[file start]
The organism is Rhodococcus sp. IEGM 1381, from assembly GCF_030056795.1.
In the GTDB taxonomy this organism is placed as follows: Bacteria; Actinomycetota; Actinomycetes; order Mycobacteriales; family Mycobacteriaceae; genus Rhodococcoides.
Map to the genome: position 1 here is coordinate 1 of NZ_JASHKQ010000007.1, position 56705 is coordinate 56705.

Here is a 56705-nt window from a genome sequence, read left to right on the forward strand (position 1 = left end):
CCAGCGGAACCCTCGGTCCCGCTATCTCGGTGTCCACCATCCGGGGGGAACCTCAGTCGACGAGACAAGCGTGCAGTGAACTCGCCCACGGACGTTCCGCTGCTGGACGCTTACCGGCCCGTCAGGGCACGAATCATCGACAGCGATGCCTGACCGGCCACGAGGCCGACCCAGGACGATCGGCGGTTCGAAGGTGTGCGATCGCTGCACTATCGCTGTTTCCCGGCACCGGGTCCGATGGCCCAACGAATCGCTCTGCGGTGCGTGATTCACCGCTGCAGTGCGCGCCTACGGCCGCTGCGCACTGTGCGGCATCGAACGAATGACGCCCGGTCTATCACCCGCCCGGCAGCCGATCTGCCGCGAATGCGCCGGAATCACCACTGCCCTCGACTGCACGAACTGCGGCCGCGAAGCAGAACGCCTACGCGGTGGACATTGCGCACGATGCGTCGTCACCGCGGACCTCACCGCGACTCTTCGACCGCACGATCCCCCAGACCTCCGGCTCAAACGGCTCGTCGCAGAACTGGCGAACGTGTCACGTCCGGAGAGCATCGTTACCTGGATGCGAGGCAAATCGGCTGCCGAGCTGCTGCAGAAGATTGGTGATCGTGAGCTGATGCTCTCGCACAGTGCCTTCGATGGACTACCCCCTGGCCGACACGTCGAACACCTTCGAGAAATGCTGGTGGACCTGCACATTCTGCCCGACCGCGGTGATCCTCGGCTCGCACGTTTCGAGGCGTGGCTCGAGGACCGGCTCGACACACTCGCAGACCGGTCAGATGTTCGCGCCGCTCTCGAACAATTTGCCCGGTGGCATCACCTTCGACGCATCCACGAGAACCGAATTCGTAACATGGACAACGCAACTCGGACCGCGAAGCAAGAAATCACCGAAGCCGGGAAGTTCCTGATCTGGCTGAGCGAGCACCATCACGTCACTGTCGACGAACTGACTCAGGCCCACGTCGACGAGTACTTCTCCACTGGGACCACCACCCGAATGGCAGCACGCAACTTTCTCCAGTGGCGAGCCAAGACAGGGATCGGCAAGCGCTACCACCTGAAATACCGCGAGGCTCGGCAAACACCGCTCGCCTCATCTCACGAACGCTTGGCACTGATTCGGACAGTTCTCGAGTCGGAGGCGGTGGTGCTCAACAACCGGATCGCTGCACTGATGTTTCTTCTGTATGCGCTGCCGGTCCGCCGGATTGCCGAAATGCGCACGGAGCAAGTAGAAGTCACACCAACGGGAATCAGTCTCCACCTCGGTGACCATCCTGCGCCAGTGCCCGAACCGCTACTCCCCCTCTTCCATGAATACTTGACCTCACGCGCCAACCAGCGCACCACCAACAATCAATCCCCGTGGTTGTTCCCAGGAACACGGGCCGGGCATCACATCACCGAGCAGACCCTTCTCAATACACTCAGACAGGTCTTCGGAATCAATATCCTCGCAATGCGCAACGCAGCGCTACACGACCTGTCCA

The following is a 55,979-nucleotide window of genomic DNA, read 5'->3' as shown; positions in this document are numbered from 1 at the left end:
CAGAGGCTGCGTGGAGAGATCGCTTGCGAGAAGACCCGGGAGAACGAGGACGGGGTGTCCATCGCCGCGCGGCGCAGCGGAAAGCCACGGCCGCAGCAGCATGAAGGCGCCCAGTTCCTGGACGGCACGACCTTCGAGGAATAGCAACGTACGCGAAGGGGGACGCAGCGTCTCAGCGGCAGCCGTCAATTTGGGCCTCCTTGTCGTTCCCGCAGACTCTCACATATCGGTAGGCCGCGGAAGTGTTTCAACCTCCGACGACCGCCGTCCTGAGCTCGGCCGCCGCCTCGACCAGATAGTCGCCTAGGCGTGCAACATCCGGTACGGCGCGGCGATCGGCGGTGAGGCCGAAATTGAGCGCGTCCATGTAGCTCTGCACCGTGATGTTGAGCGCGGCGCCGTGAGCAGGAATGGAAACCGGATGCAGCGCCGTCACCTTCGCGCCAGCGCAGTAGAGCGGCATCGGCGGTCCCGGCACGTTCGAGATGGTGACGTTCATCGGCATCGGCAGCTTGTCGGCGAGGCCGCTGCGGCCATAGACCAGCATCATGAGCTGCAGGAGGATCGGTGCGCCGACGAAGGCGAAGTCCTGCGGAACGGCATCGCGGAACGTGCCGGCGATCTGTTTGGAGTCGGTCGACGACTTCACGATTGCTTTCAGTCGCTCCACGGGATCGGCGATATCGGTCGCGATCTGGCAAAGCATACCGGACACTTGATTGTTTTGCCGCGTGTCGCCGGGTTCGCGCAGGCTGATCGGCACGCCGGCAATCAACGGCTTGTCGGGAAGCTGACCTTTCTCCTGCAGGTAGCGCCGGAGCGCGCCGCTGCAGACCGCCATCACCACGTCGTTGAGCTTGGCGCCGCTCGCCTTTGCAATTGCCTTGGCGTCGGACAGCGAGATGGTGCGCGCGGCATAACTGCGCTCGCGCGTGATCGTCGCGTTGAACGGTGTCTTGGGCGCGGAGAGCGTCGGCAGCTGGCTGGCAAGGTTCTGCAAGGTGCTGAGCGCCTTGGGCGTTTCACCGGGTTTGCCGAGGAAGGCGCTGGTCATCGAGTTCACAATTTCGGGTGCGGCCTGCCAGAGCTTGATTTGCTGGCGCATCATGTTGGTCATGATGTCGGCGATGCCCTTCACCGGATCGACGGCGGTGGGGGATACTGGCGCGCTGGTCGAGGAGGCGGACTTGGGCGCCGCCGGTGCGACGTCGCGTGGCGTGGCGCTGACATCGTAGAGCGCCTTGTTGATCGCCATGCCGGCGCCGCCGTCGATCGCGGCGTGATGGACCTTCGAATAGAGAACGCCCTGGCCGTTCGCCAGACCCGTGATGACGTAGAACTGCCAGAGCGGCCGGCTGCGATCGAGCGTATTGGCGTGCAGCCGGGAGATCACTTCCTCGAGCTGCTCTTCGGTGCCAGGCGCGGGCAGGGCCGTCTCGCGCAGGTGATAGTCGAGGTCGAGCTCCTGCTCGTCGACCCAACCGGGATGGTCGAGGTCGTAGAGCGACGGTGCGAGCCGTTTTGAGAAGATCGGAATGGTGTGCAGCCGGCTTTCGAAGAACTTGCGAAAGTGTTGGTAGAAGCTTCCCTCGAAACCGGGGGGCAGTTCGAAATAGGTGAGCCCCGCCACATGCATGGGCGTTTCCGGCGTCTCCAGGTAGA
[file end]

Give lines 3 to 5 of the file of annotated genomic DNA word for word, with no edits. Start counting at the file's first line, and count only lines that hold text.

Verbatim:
Map to the genome: position 1 here is coordinate 1 of NZ_JASHKQ010000007.1, position 56705 is coordinate 56705.

Here is a 56705-nt window from a genome sequence, read left to right on the forward strand (position 1 = left end):
CCAGCGGAACCCTCGGTCCCGCTATCTCGGTGTCCACCATCCGGGGGGAACCTCAGTCGACGAGACAAGCGTGCAGTGAACTCGCCCACGGACGTTCCGCTGCTGGACGCTTACCGGCCCGTCAGGGCACGAATCATCGACAGCGATGCCTGACCGGCCACGAGGCCGACCCAGGACGATCGGCGGTTCGAAGGTGTGCGATCGCTGCACTATCGCTGTTTCCCGGCACCGGGTCCGATGGCCCAACGAATCGCTCTGCGGTGCGTGATTCACCGCTGCAGTGCGCGCCTACGGCCGCTGCGCACTGTGCGGCATCGAACGAATGACGCCCGGTCTATCACCCGCCCGGCAGCCGATCTGCCGCGAATGCGCCGGAATCACCACTGCCCTCGACTGCACGAACTGCGGCCGCGAAGCAGAACGCCTACGCGGTGGACATTGCGCACGATGCGTCGTCACCGCGGACCTCACCGCGACTCTTCGACCGCACGATCCCCCAGACCTCCGGCTCAAACGGCTCGTCGCAGAACTGGCGAACGTGTCACGTCCGGAGAGCATCGTTACCTGGATGCGAGGCAAATCGGCTGCCGAGCTGCTGCAGAAGATTGGTGATCGTGAGCTGATGCTCTCGCACAGTGCCTTCGATGGACTACCCCCTGGCCGACACGTCGAACACCTTCGAGAAATGCTGGTGGACCTGCACATTCTGCCCGACCGCGGTGATCCTCGGCTCGCACGTTTCGAGGCGTGGCTCGAGGACCGGCTCGACACACTCGCAGACCGGTCAGATGTTCGCGCCGCTCTCGAACAATTTGCCCGGTGGCATCACCTTCGACGCATCCACGAGAACCGAATTCGTAACATGGACAACGCAACTCGGACCGCGAAGCAAGAAATCACCGAAGCCGGGAAGTTCCTGATCTGGCTGAGCGAGCACCATCACGTCACTGTCGACGAACTGACTCAGGCCCACGTCGACGAGTACTTCTCCACTGGGACCACCACCCGAATGGCAGCACGCAACTTTCTCCAGTGGCGAGCCAAGACAGGGATCGGCAAGCGCTACCACCTGAAATACCGCGAGGCTCGGCAAACACCGCTCGCCTCATCTCACGAACGCTTGGCACTGATTCGGACAGTTCTCGAGTCGGAGGCGGTGGTGCTCAACAACCGGATCGCTGCACTGATGTTTCTTCTGTATGCGCTGCCGGTCCGCCGGATTGCCGAAATGCGCACGGAGCAAGTAGAAGTCACACCAACGGGAATCAGTCTCCACCTCGGTGACCATCCTGCGCCAGTGCCCGAACCGCTACTCCCCCTCTTCCATGAATACTTGACCTCACGCGCCAACCAGCGCACCACCAACAATCAATCCCCGTGGTTGTTCCCAGGAACACGGGCCGGGCATCACATCACCGAGCAGACCCTTCTCAATACACTCAGACAGGTCTTCGGAATCAATATCCTCGCAATGCGCAACGCAGCGCTACACGACCTGTCCA